parent and child are separated. Or the first time mom and dad spend the night alone and the child needs to stay with a relative or family friend for the night. Or when some kid hurts your child’s feelings and your child has to process that situation his or her own way according to his or her personality. It goes on and on. And as a parent, we each have our own lessons to get and to give and each time, parent and child come through it changed, better, grown and adapted.
As parents, we don’t bring children into this world to own them, make them puppets and force them into doing the things we want them to do or foster them into versions of the people we wished we had become in life. (At least I hope no one does but I guess its been known to happen.) Rather, we help those little souls to bridge their passage into life and hand them tools to forward their own special little journey. It doesn’t mean it’s not hard for us to watch them grow, to watch them become independent, to turn around and walk away from them when you know the experience you’re putting them in might upset them initially, but will help them in their journey overall. And we may not give them all the tools they need, they may need to pick some up along the way but we need to be secure in knowing that we’re doing the best for them, always.
I know there are people out there whose parenting skills appear to be sub-par in either an extreme manner or in a less egregious manner comparably and one can argue that those parents are not doing what’s best for their children and the tools they are providing are broken and rusty at best. And this is true. But we should do our best not to judge (at least out loud). Their journey and their child’s journey is different from yours or mine. In fact no one’s is the same, so it’s rather unfair to judge another’s. We should offer help, encouragement, tools to the parents who are lacking good ones to give and try our best to raise an untainted, unbiased future generation. We can’t fill our kids heads with examples of hatred, failure, unworthiness, exclusion. We need to look at ourselves carefully, examine the example we are providing, examine the tools we are giving and make sure they are worthy of the one thing we all want our children to develop into: good people.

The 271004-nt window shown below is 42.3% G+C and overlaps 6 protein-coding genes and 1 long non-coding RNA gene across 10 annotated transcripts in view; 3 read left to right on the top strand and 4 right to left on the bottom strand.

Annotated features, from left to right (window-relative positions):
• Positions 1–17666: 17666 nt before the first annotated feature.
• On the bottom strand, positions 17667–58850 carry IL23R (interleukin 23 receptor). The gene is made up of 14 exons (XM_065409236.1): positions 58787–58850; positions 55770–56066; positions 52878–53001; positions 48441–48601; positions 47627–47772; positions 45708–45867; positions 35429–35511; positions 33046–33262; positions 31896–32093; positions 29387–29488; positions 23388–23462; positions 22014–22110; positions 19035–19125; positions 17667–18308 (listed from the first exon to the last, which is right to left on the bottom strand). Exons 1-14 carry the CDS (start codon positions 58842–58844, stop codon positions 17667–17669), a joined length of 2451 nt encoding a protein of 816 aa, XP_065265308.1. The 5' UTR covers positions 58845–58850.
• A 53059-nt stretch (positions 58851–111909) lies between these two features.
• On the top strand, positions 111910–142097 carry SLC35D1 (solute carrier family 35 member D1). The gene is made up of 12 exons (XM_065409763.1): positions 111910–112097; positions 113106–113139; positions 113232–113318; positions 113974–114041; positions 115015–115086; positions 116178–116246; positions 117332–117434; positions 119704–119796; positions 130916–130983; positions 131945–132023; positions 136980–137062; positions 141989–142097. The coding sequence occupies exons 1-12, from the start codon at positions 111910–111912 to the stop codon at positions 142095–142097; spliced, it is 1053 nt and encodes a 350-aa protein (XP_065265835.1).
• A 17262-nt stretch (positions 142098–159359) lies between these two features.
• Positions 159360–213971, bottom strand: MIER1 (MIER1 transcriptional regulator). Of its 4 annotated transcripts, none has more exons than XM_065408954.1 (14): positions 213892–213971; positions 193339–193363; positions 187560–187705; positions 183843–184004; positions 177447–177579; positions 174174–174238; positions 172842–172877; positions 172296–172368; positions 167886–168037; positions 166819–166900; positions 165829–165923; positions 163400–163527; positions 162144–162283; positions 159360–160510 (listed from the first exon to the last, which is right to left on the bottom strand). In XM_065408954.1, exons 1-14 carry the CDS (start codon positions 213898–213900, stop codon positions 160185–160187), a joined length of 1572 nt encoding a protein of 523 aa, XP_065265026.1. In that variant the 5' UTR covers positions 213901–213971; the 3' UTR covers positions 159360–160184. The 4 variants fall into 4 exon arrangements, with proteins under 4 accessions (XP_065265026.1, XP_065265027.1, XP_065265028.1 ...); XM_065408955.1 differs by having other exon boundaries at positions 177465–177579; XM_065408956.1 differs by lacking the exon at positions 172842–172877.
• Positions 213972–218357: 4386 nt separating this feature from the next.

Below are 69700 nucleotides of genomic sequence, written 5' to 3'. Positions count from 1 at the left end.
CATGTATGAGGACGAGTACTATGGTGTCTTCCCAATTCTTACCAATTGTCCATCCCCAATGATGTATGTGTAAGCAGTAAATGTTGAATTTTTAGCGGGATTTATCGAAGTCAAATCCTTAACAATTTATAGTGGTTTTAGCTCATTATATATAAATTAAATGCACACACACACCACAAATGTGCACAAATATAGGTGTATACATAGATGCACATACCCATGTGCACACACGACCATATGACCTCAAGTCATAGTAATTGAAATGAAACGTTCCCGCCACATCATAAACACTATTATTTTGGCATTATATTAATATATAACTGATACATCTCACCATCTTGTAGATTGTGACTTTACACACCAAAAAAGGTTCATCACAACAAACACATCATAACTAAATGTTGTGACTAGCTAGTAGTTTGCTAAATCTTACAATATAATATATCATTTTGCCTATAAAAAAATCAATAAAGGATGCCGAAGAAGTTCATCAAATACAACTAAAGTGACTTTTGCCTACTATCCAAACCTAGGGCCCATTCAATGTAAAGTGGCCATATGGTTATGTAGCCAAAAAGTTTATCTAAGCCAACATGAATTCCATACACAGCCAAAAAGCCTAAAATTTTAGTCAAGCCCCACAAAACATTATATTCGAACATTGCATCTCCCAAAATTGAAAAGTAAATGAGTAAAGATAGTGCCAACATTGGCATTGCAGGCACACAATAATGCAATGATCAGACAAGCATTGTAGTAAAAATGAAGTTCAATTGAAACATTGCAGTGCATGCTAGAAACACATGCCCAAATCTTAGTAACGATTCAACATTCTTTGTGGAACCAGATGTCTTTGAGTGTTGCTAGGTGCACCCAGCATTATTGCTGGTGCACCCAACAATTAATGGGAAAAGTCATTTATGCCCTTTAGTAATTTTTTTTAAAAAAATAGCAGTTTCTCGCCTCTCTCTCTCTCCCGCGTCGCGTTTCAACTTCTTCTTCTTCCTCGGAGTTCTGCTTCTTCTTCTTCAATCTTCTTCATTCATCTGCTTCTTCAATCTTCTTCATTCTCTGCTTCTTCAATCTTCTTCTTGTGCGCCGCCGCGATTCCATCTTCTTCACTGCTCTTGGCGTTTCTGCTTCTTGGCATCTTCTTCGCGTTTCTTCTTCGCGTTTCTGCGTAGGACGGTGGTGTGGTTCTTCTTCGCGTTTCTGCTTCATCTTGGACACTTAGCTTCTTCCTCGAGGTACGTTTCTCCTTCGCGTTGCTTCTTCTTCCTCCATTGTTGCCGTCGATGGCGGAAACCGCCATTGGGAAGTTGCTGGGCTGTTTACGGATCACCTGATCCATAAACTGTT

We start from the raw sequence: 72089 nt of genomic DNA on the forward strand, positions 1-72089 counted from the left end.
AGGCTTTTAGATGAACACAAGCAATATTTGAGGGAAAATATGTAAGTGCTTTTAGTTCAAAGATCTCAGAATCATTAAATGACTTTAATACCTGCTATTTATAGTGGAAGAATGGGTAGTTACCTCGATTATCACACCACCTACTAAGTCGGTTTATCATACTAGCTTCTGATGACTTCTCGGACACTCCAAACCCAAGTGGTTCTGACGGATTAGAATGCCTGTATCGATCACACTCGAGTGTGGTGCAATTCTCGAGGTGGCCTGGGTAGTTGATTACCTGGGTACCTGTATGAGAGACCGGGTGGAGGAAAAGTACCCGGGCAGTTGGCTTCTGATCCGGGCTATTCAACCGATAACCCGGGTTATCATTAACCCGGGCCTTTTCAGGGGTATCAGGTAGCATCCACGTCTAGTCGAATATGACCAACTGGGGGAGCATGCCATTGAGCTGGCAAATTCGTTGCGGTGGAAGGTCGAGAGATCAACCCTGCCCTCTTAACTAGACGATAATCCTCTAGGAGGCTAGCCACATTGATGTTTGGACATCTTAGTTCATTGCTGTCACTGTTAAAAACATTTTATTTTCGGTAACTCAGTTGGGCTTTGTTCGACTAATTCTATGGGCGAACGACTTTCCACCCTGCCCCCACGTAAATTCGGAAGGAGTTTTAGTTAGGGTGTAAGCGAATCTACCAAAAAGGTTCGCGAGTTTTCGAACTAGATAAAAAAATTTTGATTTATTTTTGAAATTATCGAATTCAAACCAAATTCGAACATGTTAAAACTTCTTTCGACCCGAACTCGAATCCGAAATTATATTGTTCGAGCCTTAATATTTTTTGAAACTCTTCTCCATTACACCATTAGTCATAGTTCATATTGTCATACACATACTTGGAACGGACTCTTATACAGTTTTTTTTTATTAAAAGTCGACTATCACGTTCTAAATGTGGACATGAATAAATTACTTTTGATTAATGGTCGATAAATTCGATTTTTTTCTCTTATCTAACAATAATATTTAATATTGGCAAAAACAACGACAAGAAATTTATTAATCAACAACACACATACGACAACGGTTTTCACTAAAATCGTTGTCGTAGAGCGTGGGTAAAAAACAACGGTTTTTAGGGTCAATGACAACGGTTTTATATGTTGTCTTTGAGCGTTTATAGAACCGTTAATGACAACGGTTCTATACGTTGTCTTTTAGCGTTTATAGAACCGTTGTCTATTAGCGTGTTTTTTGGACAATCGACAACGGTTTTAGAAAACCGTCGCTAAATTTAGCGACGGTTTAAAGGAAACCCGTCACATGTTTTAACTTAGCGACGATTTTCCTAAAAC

When I went back into the classroom to pick my daughter up at the end of the day, I was met with her smiling face and a loud cry of “mommy” as she ran into my arms, happy, content and perfectly unscathed. Blanket boy and agape mouth boy were snug in their cots, peaceful and content. My daughter’s teacher showed me pictures of her interacting with the other kids and having fun; playing on the slide, playing kitchen with other little girls. It warmed my heart to see her adapting. I know we might have a tough day tomorrow, maybe (probably) for a week or two after that. But the first morning she goes to pre-pre-school and I can leave without either one of us crying, I will know her lesson is learned, her tools have been provided and she’s one step closer to fulfilling her life journey.
I know the one eyed doll smiled at me as I walked out the door. She’d seen the start of this journey many times with many other children. It was why she chose to stay right where she was; her journey was to be one of the tools along the way.